There has been a lot of turmoil rumbling and bubbling in American politics. The state of the union can seem dire and relations strained no matter what side of the aisle you land on. When Donald Trump won the 2016 election, the mold was broken for what kind of politician Americans want and can have. The (only) upside of that rupture in our political fabric was the arrival of younger, brighter and more community-focused politicians– specifically Representative Alexandria Ocasio-Cortez.
Ocasio-Cortez more warmly known as AOC, has had a rough go of it her first term in the House of Representatives. Every word, action and even outfit is met with criticism from her contemporaries and adversaries. Female players in the political game have to spend a lot more time thinking about the outfits they wear, the messaging that is expressed through those outfit choices and the implications those decisions will have than their male counterparts. Former First Lady Michelle Obama spoke about this at length in her book, Becoming, former Illinois Senator Carol Moseley Braun has done an interview with Vox about the subject, and Representative Alexandria Ocasio-Cortez begun her dance with media criticism after a tweet from Eddie Scarry of the Washington Examiner proclaimed Ocasio-Cortez’s jacket and coat “doesn’t look like a girl who struggles.”
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"No one puts a scarf on my head but me. It’s my choice — one protected by the first amendment." - @ilhanmn, badass-elect, MN . Ilhan is my homie! 👯♀️ I’m so proud of her AND proud to support her as we bust down the doors to overturn the 181-year old House rule that says headscarves aren’t allowed in Congress. . This year, and with Ilhan’s leadership, we’re gonna flip the script and tell hijabi girls all over the world that they can run the board, fight for Medicare for All, and rock a nice headscarf if they please. . To learn more about the journey to change House rules, check today’s IG story where I link to @teenvogue’s article about it. . 📸: @shutterstock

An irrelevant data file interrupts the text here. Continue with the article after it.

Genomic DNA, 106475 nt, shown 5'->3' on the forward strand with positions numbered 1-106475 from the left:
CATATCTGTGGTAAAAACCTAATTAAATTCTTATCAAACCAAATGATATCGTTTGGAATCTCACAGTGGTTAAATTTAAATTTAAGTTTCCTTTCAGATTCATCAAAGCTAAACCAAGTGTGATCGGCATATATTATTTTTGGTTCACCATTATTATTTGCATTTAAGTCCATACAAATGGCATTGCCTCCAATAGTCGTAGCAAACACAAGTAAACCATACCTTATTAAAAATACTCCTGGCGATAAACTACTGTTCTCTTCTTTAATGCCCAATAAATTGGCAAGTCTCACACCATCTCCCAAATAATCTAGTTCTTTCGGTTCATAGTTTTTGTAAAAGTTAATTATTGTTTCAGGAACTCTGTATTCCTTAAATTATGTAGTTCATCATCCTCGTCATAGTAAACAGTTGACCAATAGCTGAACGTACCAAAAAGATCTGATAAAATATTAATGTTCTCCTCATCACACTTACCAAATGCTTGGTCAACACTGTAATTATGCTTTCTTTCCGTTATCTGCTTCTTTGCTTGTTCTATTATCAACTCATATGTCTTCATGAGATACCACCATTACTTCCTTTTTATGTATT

Her slicked back hair and bright red lips only serve the image of sureness that Ocasio-Cortez oozes. She is reminiscent of the cool, smart girl you went to high school with. She very well could have been the girl you sat next to in your freshman poli-sci class or the girl that lived next door in your first apartment on your own. She’s also the friend who’s lipstick you constantly borrow for a night out because it looks great on her but it somehow doesn’t have the same effect on you.
Ocasio-Cortez gives off an air of relatability that other politicians have a hard time achieving. Where other politicians can seem stuffy, removed, and out-of-touch, Ocasio-Cortez feels like someone you’ve known your whole life. She feels like an everyday person who became a politician.
Don’t misunderstand though. The Representative has been working towards Congress for most of her life. Ocasio-Cortez maintained stellar academics all the way through grade school and into college, internships in political offices where she was the only person able to speak Spanish, and worked as a bartender to help her mother make payments on their home after her father died. She understands what life is like for the people she represents and lets that inform her decision-making process. We should all be taking notes.